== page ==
Via the ABTech assembly station, films of diamond, plastic, or beryllium are first deposited on spherical silicon substrates called mandrels. The films, ~70 μm thick, are polished, and the target is then hollowed out, filled with cryogenically cooled deuterium-tritium (DT) fuel, and plugged or epoxied together. Diamond-machined, the spherical ABTech targets are two millimeters in diameter, with an inner and outer shell. While currently independent, future designs of the NIF facility include the target assembly as an integrated component of the NIF ignition system in order to better ensure that the cryogenic state of the target is maintained.
When the heating from fusion inside the target exceeds the heating from the driver beams, ignition is reached. Experiments are set for 2010, with high-power lasers or ion particle beams compressing and heating the targets, precipitating a fusion ignition burst (“thermonuclear burn”). The energy pulse that will ignite the target begins with the Injection Laser System, which creates a precisely shaped nanojoule-level laser pulse. This is amplified by a factor of more than 1,000,000 before entering the laser “beampath.” There, two stages of Laser Amplifiers again increase the laser energy, using the world’s largest optical switch to enable multi-pass amplification. Surrounded by vertical arrays of 7,680 flashlamps, the amplifiers, with 16 glass slabs per laser beam (18 if necessary), are arranged in two sections: the main amplifier and the power amplifier. These amplifiers provide 99.9% of NIF’s power and energy.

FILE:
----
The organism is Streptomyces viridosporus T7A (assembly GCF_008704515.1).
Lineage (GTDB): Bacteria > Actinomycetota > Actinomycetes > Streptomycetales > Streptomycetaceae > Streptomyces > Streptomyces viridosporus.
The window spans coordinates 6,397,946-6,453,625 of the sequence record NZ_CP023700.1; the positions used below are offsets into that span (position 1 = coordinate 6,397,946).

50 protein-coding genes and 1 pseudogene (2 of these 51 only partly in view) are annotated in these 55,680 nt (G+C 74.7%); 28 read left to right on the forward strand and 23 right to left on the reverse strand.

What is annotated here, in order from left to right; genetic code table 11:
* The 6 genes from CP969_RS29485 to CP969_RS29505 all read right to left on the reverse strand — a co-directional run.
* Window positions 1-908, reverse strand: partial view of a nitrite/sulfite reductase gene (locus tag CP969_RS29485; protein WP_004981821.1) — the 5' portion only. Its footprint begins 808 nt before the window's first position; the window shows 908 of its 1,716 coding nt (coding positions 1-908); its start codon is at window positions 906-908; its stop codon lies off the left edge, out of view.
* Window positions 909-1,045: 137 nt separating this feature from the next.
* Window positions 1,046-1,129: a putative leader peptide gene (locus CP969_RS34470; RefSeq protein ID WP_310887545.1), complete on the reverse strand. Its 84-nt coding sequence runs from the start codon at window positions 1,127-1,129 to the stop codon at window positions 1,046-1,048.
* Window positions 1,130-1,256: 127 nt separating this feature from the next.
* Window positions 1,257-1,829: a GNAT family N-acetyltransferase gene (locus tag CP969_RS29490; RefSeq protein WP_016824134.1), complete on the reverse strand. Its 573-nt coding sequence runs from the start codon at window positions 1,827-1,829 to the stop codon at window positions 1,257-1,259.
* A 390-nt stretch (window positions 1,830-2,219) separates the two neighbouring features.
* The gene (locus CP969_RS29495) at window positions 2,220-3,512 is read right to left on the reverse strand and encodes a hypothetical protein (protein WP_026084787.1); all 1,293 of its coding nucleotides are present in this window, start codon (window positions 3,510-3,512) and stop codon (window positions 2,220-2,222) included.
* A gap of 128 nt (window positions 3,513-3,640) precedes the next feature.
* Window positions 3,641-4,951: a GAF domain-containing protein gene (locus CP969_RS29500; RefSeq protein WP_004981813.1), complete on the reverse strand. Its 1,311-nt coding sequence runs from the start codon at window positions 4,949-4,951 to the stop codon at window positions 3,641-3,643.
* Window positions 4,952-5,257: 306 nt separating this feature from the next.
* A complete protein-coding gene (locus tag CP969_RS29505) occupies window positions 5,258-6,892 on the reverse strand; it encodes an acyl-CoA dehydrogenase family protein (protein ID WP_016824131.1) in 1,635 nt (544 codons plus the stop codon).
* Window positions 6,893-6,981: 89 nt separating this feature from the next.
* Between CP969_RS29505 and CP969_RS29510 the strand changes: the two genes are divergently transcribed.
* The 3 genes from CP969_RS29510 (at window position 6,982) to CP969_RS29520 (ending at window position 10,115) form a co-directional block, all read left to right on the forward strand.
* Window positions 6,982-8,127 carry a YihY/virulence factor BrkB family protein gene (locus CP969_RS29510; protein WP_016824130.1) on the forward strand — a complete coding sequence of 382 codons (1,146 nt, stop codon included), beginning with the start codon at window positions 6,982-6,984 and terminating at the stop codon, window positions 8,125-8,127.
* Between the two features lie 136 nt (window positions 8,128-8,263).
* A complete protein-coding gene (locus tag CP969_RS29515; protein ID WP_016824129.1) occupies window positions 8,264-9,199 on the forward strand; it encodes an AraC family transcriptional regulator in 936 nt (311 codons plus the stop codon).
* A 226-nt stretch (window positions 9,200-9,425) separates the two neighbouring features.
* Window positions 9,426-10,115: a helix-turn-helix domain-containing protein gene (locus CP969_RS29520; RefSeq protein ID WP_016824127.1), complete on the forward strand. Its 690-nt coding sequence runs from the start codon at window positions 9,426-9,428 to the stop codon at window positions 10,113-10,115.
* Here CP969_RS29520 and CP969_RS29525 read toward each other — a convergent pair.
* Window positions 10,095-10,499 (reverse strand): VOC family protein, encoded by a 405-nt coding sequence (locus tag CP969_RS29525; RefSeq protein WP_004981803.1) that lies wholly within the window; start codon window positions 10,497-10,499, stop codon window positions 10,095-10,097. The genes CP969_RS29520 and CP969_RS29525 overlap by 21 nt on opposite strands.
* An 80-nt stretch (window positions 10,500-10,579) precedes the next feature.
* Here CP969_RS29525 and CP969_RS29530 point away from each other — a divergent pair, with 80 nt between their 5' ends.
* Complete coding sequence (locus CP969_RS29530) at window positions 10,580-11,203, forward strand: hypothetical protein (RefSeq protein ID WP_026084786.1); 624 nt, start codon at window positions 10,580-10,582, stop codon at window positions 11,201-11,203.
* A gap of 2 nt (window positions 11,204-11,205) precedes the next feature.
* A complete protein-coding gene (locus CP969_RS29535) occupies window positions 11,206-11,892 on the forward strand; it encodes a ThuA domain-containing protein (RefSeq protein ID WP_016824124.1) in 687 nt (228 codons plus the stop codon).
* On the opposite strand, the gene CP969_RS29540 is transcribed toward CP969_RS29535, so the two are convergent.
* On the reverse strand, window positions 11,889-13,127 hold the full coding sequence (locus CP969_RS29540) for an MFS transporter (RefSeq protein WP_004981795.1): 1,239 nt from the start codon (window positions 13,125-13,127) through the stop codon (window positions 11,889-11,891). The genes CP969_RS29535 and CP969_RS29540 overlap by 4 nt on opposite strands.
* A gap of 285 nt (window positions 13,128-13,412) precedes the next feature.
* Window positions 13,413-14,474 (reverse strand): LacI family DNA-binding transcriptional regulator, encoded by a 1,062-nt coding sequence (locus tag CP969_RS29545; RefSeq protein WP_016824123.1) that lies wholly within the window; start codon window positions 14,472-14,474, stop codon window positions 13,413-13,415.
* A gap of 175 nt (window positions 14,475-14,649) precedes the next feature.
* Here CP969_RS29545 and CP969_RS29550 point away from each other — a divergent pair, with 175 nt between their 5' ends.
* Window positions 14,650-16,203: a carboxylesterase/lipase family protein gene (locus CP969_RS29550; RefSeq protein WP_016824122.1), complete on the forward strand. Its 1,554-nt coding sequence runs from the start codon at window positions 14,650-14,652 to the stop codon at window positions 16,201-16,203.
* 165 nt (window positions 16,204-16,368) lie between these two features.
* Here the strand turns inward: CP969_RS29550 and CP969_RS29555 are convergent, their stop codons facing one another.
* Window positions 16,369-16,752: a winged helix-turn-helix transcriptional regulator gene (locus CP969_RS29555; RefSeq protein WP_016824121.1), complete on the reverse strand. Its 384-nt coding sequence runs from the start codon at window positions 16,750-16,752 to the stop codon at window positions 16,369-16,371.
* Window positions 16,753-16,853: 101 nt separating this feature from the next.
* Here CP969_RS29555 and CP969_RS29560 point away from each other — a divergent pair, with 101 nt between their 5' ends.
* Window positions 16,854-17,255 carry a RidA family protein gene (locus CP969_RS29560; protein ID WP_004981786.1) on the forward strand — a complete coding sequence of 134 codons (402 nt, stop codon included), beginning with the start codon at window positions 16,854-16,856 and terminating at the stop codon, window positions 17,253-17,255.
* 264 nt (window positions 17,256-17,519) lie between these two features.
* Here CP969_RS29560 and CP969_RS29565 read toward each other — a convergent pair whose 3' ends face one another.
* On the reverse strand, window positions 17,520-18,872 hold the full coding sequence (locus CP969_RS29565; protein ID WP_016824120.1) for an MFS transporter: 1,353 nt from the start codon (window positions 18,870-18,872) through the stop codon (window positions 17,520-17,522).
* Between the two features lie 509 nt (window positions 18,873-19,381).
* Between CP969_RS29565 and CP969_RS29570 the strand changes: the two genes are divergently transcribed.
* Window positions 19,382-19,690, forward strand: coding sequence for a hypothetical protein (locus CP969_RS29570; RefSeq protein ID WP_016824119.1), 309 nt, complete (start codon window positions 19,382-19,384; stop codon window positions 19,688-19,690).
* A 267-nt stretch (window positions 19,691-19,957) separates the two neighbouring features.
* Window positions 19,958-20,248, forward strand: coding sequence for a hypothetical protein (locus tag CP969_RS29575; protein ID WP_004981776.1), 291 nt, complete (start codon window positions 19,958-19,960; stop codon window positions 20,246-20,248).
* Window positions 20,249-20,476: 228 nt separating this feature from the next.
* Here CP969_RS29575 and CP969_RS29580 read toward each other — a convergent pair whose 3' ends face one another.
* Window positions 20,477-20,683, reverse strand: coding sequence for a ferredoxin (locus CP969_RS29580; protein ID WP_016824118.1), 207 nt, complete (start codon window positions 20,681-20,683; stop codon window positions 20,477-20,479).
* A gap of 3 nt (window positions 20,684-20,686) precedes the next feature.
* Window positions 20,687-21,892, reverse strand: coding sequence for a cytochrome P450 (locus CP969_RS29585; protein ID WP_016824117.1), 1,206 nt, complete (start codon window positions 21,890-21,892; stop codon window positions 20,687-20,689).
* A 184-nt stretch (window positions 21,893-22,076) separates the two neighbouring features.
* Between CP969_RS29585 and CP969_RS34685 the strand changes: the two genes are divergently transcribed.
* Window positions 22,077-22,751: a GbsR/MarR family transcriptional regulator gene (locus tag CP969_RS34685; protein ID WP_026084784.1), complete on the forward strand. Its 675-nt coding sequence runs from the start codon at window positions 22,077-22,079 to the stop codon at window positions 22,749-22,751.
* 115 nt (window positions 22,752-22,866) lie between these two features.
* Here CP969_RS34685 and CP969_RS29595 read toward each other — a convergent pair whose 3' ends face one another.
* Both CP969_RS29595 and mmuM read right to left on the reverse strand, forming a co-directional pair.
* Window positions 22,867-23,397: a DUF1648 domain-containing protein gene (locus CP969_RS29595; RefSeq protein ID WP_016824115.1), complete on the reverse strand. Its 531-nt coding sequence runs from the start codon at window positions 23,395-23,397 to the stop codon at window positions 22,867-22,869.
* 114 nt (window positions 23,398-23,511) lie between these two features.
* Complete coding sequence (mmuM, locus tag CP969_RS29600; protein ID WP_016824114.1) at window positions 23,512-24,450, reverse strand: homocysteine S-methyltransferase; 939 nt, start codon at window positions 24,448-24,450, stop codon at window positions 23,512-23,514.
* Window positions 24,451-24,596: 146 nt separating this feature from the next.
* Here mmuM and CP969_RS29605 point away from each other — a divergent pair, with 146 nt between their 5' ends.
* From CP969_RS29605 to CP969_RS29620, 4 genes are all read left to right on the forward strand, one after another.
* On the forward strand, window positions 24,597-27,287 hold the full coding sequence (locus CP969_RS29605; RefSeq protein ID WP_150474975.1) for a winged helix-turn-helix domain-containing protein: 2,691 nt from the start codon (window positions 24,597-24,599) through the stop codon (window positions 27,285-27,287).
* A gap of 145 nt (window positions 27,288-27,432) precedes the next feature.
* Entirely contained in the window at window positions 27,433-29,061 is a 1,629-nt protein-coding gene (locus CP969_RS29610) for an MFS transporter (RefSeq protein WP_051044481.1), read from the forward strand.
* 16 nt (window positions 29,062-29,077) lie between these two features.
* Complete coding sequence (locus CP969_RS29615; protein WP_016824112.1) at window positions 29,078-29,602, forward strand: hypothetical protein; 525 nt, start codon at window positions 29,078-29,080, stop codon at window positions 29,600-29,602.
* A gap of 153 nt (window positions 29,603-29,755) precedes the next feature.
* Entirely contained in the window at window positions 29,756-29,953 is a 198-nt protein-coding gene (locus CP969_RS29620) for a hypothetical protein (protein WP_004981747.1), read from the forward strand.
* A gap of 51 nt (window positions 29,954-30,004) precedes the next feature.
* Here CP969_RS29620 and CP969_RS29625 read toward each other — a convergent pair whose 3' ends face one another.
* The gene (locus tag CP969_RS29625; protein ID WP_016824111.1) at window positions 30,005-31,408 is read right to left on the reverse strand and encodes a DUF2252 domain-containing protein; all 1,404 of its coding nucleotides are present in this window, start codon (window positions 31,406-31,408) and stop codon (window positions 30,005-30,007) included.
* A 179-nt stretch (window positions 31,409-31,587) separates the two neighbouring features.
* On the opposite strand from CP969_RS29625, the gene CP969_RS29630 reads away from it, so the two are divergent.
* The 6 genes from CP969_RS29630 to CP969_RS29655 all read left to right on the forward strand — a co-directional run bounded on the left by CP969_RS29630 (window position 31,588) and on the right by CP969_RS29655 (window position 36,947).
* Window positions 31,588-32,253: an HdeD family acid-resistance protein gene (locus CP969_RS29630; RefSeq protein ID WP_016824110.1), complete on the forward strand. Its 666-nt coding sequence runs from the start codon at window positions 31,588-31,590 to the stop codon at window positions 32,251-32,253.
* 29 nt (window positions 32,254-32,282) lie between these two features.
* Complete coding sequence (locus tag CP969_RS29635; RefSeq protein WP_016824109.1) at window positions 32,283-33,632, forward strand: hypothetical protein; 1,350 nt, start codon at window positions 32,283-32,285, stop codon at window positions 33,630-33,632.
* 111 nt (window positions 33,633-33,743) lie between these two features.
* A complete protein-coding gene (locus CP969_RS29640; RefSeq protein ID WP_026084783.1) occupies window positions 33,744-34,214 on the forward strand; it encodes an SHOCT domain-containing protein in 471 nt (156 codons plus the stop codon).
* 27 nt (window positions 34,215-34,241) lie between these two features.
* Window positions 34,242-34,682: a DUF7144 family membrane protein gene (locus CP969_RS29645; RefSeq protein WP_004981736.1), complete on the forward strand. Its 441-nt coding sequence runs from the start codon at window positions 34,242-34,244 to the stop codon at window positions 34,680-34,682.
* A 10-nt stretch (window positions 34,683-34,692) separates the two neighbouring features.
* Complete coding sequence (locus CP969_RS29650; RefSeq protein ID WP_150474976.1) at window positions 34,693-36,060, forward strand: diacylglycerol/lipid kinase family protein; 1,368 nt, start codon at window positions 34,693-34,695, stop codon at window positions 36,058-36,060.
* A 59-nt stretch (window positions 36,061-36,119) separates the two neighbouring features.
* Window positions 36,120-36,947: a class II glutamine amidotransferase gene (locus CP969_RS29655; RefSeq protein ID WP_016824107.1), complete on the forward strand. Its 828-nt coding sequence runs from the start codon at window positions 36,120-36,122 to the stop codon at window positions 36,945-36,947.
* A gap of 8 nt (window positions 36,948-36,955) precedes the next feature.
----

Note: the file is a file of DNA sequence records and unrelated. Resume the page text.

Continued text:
Next, the Plasma Electrode Pockels Cell (PEPC) uses electrically induced changes in the refractive index of a potassium dihydrogen phosphate (KDP) electro-optic crystal, and contains the laser beams in the main amplifier cavity, causing them to pass four times through the main amplifiers. The PEPC traps the laser between two mirrors as it makes four one-way passes through the main cavity amplifiers before being switched out. The PEPC allows light to pass through or reflect off a combined polarizer. The pulses then travel through two stages of spatial filters, which focus the beams through pinholes to remove high-frequency intensity variations; the precise characteristics of the laser beams are maintained en route to the target chamber.